Menu

Renowned Molecular Biologist Dies

Alexander Rich, discoverer of Z-DNA, the RNA-DNA double helix, and the structure of collagen, has passed away at age 90.

May 6, 2015
Kerry Grens

DONNA COVENEYLong-time MIT biologist Alexander Rich died last month (April 27) at age 90. His scientific contributions were fundamental to understanding the structure of DNA, RNA, and other components of the cell.

“I can think of no one else who has made as many major contributions to all facets of modern molecular biology,” Robert Gallo of the University of Maryland School of Medicine told The New York Times.

Having trained with Linus Pauling, James Watson, and Francis Crick during the 1950s, Rich’s career centered on working out the structural configurations of DNA and RNA. In 1960, as a new professor at MIT, Rich demonstrated that DNA and RNA could pair up. Years later, he took advantage of X-ray crystallography to prove the double helical structure of nucleic acid molecules and the shape of several RNAs, including transfer RNA.

In 1979, Rich and colleagues reported the discovery of left-handed DNA (as opposed to the conventional right-handed double helix), also known as Z-DNA. “After the initial discovery, many labs set out to understand the biology of Z-DNA, which turned out to be a much more difficult endeavor than discovering the structure in the first place,” Thomas Schwartz, an MIT professor who worked on Z-DNA as a graduate student in Rich’s lab, said in a statement. “While we still do not fully understand its biological role, the work on Z-DNA emphasized perhaps more than any other single piece of data how important the three-dimensional conformation of DNA in the context of the cell is.”

Rich’s contributions extended beyond the lab to industry; he cofounded the biotech companies Alkemes and Repligen. “Everybody thinks of Alex as a great scientist, and no doubt he contributed greatly to the study of DNA,” Repligen’s CEO Walter Herlihy told Boston Business Journal. “But the thing that stood out to me was, Alex stood out as a mentor . . . he just inspired so many scientists.”

Rich is survived by his wife, four children, and seven grandchildren.

February 2019

Big Storms Brewing

Can forests weather more major hurricanes?

Marketplace

Sponsored Product Updates

Bio-Rad Releases First FDA-Cleared Digital PCR System and Test for Monitoring Chronic Myeloid Leukemia Treatment Response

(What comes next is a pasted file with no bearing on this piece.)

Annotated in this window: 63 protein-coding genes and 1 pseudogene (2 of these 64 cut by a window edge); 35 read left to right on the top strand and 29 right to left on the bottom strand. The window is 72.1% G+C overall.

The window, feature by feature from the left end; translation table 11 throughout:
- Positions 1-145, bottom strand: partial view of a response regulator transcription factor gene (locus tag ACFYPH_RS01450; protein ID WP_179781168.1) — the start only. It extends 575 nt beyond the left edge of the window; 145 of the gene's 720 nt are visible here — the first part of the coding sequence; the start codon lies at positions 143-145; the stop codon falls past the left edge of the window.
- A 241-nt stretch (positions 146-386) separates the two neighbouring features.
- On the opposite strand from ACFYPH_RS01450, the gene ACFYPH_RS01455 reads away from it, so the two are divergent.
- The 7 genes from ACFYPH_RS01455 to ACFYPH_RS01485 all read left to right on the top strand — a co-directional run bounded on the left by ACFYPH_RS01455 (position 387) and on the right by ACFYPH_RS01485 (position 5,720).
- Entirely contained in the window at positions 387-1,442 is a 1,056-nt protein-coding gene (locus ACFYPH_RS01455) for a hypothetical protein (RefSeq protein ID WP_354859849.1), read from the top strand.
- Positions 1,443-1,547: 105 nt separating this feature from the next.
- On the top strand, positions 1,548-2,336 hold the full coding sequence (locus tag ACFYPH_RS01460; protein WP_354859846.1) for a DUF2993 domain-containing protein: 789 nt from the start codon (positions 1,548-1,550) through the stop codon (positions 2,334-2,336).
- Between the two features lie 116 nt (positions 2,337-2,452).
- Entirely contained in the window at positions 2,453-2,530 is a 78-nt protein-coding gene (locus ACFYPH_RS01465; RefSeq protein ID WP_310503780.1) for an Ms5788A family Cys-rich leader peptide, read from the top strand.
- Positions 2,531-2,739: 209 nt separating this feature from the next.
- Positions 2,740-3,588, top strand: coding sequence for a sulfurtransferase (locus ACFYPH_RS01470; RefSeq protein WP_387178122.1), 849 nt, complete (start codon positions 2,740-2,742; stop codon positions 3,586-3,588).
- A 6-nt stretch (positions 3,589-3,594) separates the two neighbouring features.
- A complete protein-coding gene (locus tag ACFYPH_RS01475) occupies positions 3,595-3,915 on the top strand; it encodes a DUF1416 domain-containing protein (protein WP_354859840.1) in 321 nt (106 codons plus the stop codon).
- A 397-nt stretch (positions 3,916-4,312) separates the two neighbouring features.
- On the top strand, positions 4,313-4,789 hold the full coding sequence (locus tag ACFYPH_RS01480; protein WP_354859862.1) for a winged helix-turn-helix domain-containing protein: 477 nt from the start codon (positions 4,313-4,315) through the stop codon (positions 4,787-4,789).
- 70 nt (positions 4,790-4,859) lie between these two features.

Bio-Rad Releases First FDA-Cleared Digital PCR System and Test for Monitoring Chronic Myeloid Leukemia Treatment Response
Bio-Rad Laboratories, Inc. (NYSE: BIO and BIOb), a global leader of life science research and clinical diagnostic products, today announced that its QXDx AutoDG ddPCR System, which uses Bio-Rad’s Droplet Digital PCR technology, and the QXDx BCR-ABL %IS Kit are the industry’s first digital PCR products to receive U.S. Food and Drug Administration (FDA) clearance. Used together, Bio-Rad’s system and kit can precisely and reproducibly monitor molecular response to treatment in patients with chronic myeloid leukemia (CML).
Bio-Rad Showcases New Automation Features of its ZE5 Cell Analyzer at SLAS 2019
Bio-Rad Showcases New Automation Features of its ZE5 Cell Analyzer at SLAS 2019
Bio-Rad Laboratories, Inc. (NYSE: BIO and BIOb) today showcases new automation features of its ZE5 Cell Analyzer during the Society for Laboratory Automation and Screening 2019 International Conference and Exhibition (SLAS) in Washington, D.C., February 2–6. These capabilities enable the ZE5 to be used for high-throughput flow cytometry in biomarker discovery and phenotypic screening.
Andrew Alliance and Sartorius Collaborate to Provide Software-Connected Pipettes for Life Science Research
Andrew Alliance and Sartorius Collaborate to Provide Software-Connected Pipettes for Life Science Research
Researchers to benefit from an innovative software-connected pipetting system, bringing improved reproducibility and traceability of experiments to life-science laboratories.
Corning Life Sciences to Feature 3D Cell Culture Technologies at SLAS 2019
Corning Life Sciences to Feature 3D Cell Culture Technologies at SLAS 2019
Corning Incorporated (NYSE: GLW) will showcase advanced 3D cell culture technologies and workflow solutions for spheroids, organoids, tissue models, and applications including ADME/toxicology at the Society for Laboratory Automation and Screening (SLAS) conference, Feb. 2-6 in Washington, D.C.